It can be hard to find the right contact for submitting your work but if you don’t get a response try to go back to your research and see if there might be anyone else at the company that you should be contacting. If you contact the wrong person, they won’t necessarily forward your information.
They don’t need art at the time you pitch your work.
The artwork and time of year you submit is part of the dance in pitching your work and it can be very challenging at times to pin down when you first approach a company. Depending on the company’s licensing or buying schedule you could have missed the time frame.
Want more reasons why it’s never about your art when you don’t hear back?
Here are 10 reasons why written from Shannon’s perspective.
If you get a negative response, consider it a win. It’s an opportunity to gain clarity by inquiring about the reasons your work didn’t get accepted. If you don’t get a response, try critiquing your pitch and asking an accountability partner if they think the portfolio pieces you sent fit with the company’s aesthetic.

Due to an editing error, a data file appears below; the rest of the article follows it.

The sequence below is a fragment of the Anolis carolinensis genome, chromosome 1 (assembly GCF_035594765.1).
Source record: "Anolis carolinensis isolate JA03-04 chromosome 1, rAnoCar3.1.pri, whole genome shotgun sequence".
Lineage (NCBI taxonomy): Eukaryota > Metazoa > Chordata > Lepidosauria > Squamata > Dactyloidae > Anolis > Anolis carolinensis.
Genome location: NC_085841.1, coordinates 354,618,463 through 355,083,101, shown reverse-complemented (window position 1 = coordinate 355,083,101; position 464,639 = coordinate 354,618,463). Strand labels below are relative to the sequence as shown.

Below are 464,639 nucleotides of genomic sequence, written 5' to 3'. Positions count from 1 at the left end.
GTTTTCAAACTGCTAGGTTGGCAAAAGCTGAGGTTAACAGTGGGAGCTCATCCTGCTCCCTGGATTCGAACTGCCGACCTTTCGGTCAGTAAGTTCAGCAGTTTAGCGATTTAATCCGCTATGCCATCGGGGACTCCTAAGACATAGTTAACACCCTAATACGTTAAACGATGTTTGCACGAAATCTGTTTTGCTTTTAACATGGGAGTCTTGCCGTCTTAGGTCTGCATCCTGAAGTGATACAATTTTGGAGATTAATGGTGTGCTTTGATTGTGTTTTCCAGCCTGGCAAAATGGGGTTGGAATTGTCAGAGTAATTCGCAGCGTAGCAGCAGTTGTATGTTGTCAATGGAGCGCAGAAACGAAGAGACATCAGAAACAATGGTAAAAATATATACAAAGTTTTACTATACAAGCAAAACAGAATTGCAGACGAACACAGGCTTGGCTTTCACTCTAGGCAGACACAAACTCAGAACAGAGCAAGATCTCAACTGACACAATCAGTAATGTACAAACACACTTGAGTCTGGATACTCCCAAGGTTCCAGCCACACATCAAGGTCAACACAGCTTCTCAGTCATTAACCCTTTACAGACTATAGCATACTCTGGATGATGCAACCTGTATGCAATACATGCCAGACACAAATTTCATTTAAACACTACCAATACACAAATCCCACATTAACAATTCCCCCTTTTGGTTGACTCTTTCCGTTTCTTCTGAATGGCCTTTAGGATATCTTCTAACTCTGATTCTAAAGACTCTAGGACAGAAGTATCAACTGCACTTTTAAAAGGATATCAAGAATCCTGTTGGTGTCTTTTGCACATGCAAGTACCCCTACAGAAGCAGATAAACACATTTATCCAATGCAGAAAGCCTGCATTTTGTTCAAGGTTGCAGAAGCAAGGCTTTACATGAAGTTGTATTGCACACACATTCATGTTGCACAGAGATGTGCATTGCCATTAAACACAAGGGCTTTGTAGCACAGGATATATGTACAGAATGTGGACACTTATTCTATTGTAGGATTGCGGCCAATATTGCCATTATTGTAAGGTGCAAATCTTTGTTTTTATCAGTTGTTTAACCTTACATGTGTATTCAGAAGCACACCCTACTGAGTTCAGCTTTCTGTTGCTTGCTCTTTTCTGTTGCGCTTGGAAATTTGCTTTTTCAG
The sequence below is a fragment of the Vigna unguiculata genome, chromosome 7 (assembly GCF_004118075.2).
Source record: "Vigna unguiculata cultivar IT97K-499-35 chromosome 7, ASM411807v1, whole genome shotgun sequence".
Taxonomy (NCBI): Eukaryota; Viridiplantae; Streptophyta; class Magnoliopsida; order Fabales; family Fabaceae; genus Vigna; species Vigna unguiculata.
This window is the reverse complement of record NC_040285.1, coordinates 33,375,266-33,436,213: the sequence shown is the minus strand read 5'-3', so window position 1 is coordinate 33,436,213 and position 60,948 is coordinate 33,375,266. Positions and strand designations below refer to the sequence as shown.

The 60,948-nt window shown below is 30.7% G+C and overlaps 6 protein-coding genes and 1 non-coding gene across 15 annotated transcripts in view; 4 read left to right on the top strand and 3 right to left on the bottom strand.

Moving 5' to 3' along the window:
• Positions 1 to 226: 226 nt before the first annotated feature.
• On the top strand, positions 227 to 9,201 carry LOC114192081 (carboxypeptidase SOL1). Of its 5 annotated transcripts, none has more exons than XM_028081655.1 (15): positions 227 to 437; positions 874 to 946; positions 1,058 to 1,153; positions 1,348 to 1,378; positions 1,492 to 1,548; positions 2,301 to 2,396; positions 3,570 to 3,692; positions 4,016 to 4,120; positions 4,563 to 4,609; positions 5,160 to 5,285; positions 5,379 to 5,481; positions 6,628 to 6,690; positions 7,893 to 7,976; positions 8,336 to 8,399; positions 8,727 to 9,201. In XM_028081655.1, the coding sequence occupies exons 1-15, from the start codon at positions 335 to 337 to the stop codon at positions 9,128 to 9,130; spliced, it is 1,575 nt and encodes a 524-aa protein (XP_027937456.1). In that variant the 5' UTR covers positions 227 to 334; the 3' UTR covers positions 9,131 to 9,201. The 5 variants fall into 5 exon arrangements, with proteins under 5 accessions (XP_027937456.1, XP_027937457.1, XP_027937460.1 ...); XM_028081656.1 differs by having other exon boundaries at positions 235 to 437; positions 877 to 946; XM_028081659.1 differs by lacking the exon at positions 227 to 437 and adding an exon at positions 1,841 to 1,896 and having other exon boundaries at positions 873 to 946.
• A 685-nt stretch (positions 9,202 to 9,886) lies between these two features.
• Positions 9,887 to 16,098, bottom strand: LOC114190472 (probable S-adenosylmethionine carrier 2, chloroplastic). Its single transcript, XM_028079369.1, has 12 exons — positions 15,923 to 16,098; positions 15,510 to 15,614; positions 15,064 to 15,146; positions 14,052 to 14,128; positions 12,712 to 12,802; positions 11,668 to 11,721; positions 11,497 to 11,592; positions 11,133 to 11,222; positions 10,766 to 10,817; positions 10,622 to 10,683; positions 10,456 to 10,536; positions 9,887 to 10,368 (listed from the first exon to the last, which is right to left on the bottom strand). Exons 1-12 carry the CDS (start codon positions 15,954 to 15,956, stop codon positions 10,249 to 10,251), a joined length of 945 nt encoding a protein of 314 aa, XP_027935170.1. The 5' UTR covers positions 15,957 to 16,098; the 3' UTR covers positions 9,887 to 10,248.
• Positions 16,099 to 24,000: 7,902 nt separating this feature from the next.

If the issue is timing, then the show’s not over. Inquire about an art acquisition calendar or being placed on an email list for art calls they may have throughout the year. You can also ask if you can add them to your newsletter list.
Be consistent in reaching out. You won’t necessarily know at first the reasons why you’re not getting a response, but until you do, friendly and respectful persistence is what will lead to success in getting your work accepted. It might be that very persistence that keeps you in the back of their minds for the next art opportunity.
Written by Cody Alice Moore
Cody is an illustrator & surface designer with 16 years of experience. Cody discovered surface design while working as an art buyer for a national photo lab. Since 2019, she has been creating art full-time for her budding portfolio & growing collection of licensed designs.